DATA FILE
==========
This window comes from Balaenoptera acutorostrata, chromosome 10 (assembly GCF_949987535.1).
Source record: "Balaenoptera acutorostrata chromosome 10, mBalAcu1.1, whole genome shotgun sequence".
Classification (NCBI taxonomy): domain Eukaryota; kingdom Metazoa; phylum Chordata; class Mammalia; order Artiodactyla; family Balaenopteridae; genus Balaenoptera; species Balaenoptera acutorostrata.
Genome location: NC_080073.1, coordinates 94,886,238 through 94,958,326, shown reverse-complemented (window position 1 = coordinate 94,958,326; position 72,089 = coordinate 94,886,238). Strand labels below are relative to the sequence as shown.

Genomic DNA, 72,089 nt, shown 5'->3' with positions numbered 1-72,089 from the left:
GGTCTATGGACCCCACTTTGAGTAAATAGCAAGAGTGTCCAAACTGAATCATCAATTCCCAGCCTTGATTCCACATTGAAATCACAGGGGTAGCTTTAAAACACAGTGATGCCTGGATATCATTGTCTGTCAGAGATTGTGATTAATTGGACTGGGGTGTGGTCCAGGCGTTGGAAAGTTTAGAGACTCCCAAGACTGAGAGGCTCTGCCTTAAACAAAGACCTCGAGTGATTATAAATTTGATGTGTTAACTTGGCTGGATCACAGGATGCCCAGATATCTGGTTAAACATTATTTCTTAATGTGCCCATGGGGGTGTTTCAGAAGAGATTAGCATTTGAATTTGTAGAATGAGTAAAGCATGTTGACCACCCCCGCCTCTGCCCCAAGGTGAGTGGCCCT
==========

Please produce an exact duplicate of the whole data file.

This window comes from Balaenoptera acutorostrata, chromosome 10 (assembly GCF_949987535.1).
Source record: "Balaenoptera acutorostrata chromosome 10, mBalAcu1.1, whole genome shotgun sequence".
Classification (NCBI taxonomy): domain Eukaryota; kingdom Metazoa; phylum Chordata; class Mammalia; order Artiodactyla; family Balaenopteridae; genus Balaenoptera; species Balaenoptera acutorostrata.
Genome location: NC_080073.1, coordinates 94,886,238 through 94,958,326, shown reverse-complemented (window position 1 = coordinate 94,958,326; position 72,089 = coordinate 94,886,238). Strand labels below are relative to the sequence as shown.

Genomic DNA, 72,089 nt, shown 5'->3' with positions numbered 1-72,089 from the left:
GGTCTATGGACCCCACTTTGAGTAAATAGCAAGAGTGTCCAAACTGAATCATCAATTCCCAGCCTTGATTCCACATTGAAATCACAGGGGTAGCTTTAAAACACAGTGATGCCTGGATATCATTGTCTGTCAGAGATTGTGATTAATTGGACTGGGGTGTGGTCCAGGCGTTGGAAAGTTTAGAGACTCCCAAGACTGAGAGGCTCTGCCTTAAACAAAGACCTCGAGTGATTATAAATTTGATGTGTTAACTTGGCTGGATCACAGGATGCCCAGATATCTGGTTAAACATTATTTCTTAATGTGCCCATGGGGGTGTTTCAGAAGAGATTAGCATTTGAATTTGTAGAATGAGTAAAGCATGTTGACCACCCCCGCCTCTGCCCCAAGGTGAGTGGCCCT